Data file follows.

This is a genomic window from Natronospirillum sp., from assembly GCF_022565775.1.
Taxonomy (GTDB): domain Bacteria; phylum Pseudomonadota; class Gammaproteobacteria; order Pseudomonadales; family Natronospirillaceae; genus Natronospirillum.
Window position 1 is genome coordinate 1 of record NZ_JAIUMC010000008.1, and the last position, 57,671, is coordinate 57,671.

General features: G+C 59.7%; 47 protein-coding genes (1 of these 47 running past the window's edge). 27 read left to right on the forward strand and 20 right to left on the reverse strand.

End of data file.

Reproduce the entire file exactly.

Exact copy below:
This is a genomic window from Natronospirillum sp., from assembly GCF_022565775.1.
Taxonomy (GTDB): domain Bacteria; phylum Pseudomonadota; class Gammaproteobacteria; order Pseudomonadales; family Natronospirillaceae; genus Natronospirillum.
Window position 1 is genome coordinate 1 of record NZ_JAIUMC010000008.1, and the last position, 57,671, is coordinate 57,671.

General features: G+C 59.7%; 47 protein-coding genes (1 of these 47 running past the window's edge). 27 read left to right on the forward strand and 20 right to left on the reverse strand.